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HAITI
Catastrophe worsens humanitarian crisis
Latinamerica Press
10/18/2016
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Aftermath of hurricane Matthew worsens the situation of the poorest country in the continent and puts it on the edge of a new collapse.

The spread of cholera and hunger threaten Haiti again. This Caribbean nation of 10.9 million people had not yet recovered from the earthquake that devastated the country in  January 2010, when on Oct. 4 hurricane Matthew inflicted widespread destruction , with the heaviest damage occurring in the southwest region of the country.

The Civil Protection Agency calculates that Matthew, which reached a category 4 with winds recording up to 260 km per hour, left a death toll of more than 1,000 and over 750,000 seriously damaged, added to which is the threat of a new cholera outbreak.

Interim President Jocelerme Privert declared three days of mourning and warned that the country runs the risk of suffering through a “real famine.” Also, the United Nations (UN) called on the international community to donate US$119 million to help those affected, and to provide food, drinking water and shelter to those in need.

The UN Secretary-General Ban Ki-moon made a call on the international community “to show solidarity and generosity and to work together to provide an effective solution to this emergency.”

The UN’s Office for the Coordination of Humanitarian Affairs (OCHA) pointed out that over 1.4 million people are in need of some form of assistance. Also, some 300 schools were totally and partially affected.

“As of today at least 100,000 children will not experience the joy, safety and stimulus that being in school provides,” said Jean Metenier, deputy representative in Haiti of the United Nations Children’s Fund (UNICEF). “We need to do whatever is needed for the children to return to class as soon as possible. Hurricane Matthew ripped away their schools, their homes and their school books; it should not take away their hopes as well.”

The risk of a new cholera outbreak has set off the alarms. The priority for authorities is to reach those localities that are most affected in order to prevent the propagation of cholera that caused the deaths of 10,000 people after the 2010 earthquake. Around 30,000 cases of cholera were registered between January and September of this year according to figures of the World Health Organization.

Political crisis
The catastrophe takes place in the midst of a political crisis that has not made possible the election of the new president to replace Michel Martelly (2011-2016), who according to the Constitution ended his mandate on Feb. 7. He was temporarily replaced by Privert.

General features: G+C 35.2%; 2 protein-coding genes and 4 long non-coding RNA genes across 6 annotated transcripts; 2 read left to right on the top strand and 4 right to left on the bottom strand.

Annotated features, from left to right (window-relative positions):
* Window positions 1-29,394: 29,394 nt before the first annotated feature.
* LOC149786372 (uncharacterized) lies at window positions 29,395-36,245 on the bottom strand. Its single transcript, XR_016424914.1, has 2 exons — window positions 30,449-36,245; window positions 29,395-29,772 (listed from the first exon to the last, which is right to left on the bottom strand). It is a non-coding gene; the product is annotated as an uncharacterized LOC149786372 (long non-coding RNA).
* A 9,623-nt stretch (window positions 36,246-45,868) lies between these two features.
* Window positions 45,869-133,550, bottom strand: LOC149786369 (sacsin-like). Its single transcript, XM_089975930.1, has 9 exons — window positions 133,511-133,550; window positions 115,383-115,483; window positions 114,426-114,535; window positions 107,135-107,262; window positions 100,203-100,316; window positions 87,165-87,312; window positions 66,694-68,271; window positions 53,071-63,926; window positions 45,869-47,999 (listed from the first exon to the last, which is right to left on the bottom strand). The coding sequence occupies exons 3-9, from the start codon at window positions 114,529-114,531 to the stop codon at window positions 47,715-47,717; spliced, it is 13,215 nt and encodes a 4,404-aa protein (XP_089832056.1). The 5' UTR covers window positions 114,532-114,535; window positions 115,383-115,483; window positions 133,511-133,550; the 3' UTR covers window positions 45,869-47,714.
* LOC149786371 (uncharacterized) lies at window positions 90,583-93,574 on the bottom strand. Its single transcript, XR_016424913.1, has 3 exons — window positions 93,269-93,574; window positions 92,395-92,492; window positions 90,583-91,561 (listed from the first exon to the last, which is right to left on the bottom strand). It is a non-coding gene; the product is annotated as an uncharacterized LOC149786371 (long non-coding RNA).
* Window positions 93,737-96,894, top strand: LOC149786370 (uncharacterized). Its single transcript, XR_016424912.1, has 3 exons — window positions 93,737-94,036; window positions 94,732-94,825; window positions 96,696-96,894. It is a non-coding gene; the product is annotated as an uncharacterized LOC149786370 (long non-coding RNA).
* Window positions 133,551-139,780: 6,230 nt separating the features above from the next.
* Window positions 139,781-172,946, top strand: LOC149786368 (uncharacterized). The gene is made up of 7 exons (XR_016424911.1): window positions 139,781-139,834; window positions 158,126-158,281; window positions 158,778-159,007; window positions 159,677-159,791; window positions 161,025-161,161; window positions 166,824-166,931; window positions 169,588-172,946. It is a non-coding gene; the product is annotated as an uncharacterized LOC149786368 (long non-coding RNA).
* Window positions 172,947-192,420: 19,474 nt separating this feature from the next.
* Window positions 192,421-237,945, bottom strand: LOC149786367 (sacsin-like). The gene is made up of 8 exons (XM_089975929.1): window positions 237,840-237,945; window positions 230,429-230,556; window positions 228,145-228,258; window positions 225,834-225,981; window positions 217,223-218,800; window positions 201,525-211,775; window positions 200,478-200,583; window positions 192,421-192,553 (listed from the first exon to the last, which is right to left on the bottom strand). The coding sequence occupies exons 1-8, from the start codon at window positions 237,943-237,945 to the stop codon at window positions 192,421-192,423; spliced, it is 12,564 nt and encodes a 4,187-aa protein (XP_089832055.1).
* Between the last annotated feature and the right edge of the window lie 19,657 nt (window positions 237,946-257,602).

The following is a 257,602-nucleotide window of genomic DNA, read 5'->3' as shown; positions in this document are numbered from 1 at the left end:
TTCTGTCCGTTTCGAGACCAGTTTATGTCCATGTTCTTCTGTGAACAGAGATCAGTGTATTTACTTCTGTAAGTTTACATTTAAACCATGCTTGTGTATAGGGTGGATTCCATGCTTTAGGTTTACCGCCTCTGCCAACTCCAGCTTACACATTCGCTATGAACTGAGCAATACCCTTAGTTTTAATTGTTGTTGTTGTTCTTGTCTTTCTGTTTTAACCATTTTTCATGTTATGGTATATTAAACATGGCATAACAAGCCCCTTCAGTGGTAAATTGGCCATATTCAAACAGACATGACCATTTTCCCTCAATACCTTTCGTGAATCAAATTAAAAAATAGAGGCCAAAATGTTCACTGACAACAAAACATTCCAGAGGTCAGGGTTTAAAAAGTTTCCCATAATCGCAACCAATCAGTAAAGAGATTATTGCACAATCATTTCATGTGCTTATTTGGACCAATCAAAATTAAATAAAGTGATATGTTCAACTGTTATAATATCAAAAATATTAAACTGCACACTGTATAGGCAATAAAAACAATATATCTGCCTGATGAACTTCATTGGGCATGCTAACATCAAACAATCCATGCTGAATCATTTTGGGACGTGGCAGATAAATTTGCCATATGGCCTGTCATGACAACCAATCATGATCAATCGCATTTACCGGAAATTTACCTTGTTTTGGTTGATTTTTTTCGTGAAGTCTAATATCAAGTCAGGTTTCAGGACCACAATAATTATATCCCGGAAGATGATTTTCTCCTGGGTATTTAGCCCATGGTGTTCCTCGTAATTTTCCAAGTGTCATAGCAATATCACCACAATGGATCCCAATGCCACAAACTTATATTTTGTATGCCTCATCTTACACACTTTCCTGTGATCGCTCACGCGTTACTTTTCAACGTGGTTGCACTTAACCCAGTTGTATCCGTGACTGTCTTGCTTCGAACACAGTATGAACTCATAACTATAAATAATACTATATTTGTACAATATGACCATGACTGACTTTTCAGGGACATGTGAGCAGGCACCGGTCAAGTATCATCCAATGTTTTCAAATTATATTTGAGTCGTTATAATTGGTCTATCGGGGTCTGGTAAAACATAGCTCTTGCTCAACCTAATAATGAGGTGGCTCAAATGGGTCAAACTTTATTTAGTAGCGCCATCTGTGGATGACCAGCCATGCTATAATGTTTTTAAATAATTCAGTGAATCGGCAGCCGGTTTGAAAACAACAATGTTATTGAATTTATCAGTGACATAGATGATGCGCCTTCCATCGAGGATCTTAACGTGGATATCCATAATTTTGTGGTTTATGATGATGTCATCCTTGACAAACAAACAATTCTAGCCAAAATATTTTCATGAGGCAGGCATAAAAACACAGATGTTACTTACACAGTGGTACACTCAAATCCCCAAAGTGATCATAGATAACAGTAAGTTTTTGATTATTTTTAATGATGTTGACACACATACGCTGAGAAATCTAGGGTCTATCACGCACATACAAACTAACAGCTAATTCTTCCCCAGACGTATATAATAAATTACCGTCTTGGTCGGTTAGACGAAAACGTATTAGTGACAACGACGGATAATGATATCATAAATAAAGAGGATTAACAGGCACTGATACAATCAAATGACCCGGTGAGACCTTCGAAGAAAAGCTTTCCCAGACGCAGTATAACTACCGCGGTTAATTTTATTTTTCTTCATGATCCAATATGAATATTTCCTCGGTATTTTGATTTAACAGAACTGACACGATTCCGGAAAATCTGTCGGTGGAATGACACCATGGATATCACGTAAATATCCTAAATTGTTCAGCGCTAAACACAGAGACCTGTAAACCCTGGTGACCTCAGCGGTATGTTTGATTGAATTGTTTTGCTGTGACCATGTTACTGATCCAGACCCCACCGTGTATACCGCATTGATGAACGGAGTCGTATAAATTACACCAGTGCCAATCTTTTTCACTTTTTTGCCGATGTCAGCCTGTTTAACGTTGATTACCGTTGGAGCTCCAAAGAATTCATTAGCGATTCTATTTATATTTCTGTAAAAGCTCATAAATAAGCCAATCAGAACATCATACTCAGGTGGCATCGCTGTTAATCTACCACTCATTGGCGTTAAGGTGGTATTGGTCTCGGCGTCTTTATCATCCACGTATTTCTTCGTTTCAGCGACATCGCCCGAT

In the first round, which was held on Oct. 25, 2015, the candidates who received the most votes were Jovenel Moïse, of the Haitian Tèt Kale Party (Bald Heads), of former president Martelly, who got 33 percent of the votes, followed by Jude Celestin, of the Alternative League for Progress and the Haitian Empowerment, with 25 percent of the vote.

However, the runoff that was initially scheduled for Dec. 27, 2015, was postponed three times due to fraud accusations made by the opposition. Finally, the elections were invalidated on June 5 and new presidential and legislative elections were scheduled for Oct. 9. Besides Moïse and Celestin, other 22 candidates vie for the presidency. A runoff has been scheduled for Jan. 8, 2017 in case none of the presidential tickets obtain more than 50 percent of the vote.

After the weather-related disaster, Haiti´s Provisional Electoral Council (CEP) announced on Oct. 5 that the elections would be temporarily suspended because there are no conditions to carry out the voting process.

In a statement, the CEP informed that “the destruction of road infrastructure, the parallel mobilization of Haitian police personnel in the context of new emergency conditions, interrupted their deployment and the mobilization of election material convoys. Many public schools in the south of the peninsula designated as voting facilities are now being used, in some instances, as temporary shelters. In other cases, [the schools] have been drastically damaged or cannot be used as they lost their roofs due to the force of the hurricane.”

According to United Nations figures, 50 percent of the population of Haiti lives in poverty and 20 percent in extreme poverty; 62,600 displaced persons have been living in provisional camps since the 2010 earthquake, and half-a-million people are highly exposed to natural disasters. —Latinamerica Press.


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